Working Paper Series
Gunnar Du Rietz
Swedish Labor Income Taxation (1862–2013)
(), Dan Johansson
() and Mikael Stenkula
Abstract: This paper presents annual Swedish time-series data on the
top marginal tax wedge and marginal tax wedges on labor income for a low-,
average- and high-income earners for the period 1862 to 2013. The tax
wedges were initially low and the tax system proportional. The tax wedges
began to increase during World War I. The increase accelerated during World
War II and through the post-war period. In the 1970s, the top marginal tax
wedge was occasionally as high as 90 percent. The main explanations for
this development were temporary crises that led to permanent tax increases,
the expansion of the public sector and distributional ambitions, bracket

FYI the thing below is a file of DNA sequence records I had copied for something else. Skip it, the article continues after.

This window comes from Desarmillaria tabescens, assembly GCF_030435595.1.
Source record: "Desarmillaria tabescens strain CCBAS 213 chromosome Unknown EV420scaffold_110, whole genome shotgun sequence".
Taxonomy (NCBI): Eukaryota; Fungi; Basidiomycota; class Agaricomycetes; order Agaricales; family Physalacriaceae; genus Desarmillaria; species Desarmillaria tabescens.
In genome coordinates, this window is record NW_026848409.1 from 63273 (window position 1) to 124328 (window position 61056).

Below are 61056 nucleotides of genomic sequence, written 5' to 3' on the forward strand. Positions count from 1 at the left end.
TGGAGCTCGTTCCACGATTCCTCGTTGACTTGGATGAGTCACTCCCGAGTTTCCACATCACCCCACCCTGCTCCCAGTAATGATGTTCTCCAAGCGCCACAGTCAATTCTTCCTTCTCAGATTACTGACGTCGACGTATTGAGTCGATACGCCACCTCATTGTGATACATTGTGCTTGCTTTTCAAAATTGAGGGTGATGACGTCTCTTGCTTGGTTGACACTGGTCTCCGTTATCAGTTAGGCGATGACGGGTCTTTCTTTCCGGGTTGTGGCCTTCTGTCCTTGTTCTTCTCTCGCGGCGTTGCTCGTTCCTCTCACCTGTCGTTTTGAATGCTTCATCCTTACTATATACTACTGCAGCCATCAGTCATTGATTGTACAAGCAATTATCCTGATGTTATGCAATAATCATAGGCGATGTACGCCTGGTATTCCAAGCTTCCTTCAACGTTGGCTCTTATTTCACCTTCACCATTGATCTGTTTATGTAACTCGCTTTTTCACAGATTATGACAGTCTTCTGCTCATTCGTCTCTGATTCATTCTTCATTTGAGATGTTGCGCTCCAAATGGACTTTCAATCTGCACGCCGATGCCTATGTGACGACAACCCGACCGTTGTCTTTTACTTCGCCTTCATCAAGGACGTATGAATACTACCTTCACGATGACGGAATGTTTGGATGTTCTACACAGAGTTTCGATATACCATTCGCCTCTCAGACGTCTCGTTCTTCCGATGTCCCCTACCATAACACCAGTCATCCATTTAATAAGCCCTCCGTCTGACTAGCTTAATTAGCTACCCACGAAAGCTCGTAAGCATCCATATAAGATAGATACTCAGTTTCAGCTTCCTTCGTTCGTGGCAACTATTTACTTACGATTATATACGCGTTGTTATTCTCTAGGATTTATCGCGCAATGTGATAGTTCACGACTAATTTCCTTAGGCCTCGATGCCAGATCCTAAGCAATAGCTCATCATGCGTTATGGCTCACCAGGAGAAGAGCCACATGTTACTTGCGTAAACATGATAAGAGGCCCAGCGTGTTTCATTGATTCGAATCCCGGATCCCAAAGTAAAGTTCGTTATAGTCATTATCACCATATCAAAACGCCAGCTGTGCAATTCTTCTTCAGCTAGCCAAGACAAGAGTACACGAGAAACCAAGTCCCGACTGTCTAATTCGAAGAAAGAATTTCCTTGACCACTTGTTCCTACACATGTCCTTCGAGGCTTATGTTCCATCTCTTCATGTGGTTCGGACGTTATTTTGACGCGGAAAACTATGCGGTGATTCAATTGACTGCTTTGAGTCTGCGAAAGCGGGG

creep and the introduction of employer-paid social security contributions.
The 1990–1991 tax reform represents the beginning of a new and continuing
period of decreasing marginal tax wedges.
Keywords: Labor taxation; Marginal tax rate; Marginal tax wedge; Tax reforms; (follow links to similar papers)
JEL-Codes: H21; H31; N44; (follow links to similar papers)
45 pages, September 19, 2013, Revised September 10, 2015
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Full text versions of the paper:
- This paper is forthcoming as:
Du Rietz, Gunnar, Dan Johansson and Mikael Stenkula, 'The Evolution of Swedish Labor Income Taxation in a 150-year Perspective: An In-depth Characterization', in Henrekson, Magnus and Mikael Stenkula (eds.) Swedish Taxation: Developments Since 1862, Palgrave Macmillan
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